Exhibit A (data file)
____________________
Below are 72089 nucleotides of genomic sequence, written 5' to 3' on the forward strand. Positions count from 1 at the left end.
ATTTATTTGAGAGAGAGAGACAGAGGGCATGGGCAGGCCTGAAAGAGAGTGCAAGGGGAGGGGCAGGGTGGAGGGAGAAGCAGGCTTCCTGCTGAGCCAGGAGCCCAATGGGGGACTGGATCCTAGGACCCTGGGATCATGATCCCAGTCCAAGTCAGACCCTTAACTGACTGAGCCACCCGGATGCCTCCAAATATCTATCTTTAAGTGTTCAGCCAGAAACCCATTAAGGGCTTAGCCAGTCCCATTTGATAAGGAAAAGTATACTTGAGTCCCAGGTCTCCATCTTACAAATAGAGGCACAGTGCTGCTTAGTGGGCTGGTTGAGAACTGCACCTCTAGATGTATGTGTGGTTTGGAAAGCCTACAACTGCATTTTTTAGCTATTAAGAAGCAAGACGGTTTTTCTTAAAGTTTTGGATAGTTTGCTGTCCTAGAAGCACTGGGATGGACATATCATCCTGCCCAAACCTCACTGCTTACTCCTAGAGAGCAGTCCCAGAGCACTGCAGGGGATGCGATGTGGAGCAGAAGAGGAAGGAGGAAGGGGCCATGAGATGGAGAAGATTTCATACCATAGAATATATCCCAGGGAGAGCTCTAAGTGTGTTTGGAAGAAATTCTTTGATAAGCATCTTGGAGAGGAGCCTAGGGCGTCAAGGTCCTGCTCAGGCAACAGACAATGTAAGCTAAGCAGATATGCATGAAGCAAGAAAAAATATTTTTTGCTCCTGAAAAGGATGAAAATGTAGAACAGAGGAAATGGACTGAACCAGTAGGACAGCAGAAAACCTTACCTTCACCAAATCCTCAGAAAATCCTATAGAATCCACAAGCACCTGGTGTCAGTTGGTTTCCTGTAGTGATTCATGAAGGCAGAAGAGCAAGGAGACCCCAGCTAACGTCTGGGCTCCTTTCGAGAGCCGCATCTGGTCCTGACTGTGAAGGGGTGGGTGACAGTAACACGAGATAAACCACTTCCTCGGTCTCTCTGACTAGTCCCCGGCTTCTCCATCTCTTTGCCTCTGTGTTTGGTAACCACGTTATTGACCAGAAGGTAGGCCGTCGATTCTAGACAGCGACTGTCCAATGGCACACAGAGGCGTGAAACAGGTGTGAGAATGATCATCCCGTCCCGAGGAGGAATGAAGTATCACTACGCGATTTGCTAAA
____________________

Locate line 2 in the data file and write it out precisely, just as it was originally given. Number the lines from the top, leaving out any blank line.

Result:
ATTTATTTGAGAGAGAGAGACAGAGGGCATGGGCAGGCCTGAAAGAGAGTGCAAGGGGAGGGGCAGGGTGGAGGGAGAAGCAGGCTTCCTGCTGAGCCAGGAGCCCAATGGGGGACTGGATCCTAGGACCCTGGGATCATGATCCCAGTCCAAGTCAGACCCTTAACTGACTGAGCCACCCGGATGCCTCCAAATATCTATCTTTAAGTGTTCAGCCAGAAACCCATTAAGGGCTTAGCCAGTCCCATTTGATAAGGAAAAGTATACTTGAGTCCCAGGTCTCCATCTTACAAATAGAGGCACAGTGCTGCTTAGTGGGCTGGTTGAGAACTGCACCTCTAGATGTATGTGTGGTTTGGAAAGCCTACAACTGCATTTTTTAGCTATTAAGAAGCAAGACGGTTTTTCTTAAAGTTTTGGATAGTTTGCTGTCCTAGAAGCACTGGGATGGACATATCATCCTGCCCAAACCTCACTGCTTACTCCTAGAGAGCAGTCCCAGAGCACTGCAGGGGATGCGATGTGGAGCAGAAGAGGAAGGAGGAAGGGGCCATGAGATGGAGAAGATTTCATACCATAGAATATATCCCAGGGAGAGCTCTAAGTGTGTTTGGAAGAAATTCTTTGATAAGCATCTTGGAGAGGAGCCTAGGGCGTCAAGGTCCTGCTCAGGCAACAGACAATGTAAGCTAAGCAGATATGCATGAAGCAAGAAAAAATATTTTTTGCTCCTGAAAAGGATGAAAATGTAGAACAGAGGAAATGGACTGAACCAGTAGGACAGCAGAAAACCTTACCTTCACCAAATCCTCAGAAAATCCTATAGAATCCACAAGCACCTGGTGTCAGTTGGTTTCCTGTAGTGATTCATGAAGGCAGAAGAGCAAGGAGACCCCAGCTAACGTCTGGGCTCCTTTCGAGAGCCGCATCTGGTCCTGACTGTGAAGGGGTGGGTGACAGTAACACGAGATAAACCACTTCCTCGGTCTCTCTGACTAGTCCCCGGCTTCTCCATCTCTTTGCCTCTGTGTTTGGTAACCACGTTATTGACCAGAAGGTAGGCCGTCGATTCTAGACAGCGACTGTCCAATGGCACACAGAGGCGTGAAACAGGTGTGAGAATGATCATCCCGTCCCGAGGAGGAATGAAGTATCACTACGCGATTTGCTAAA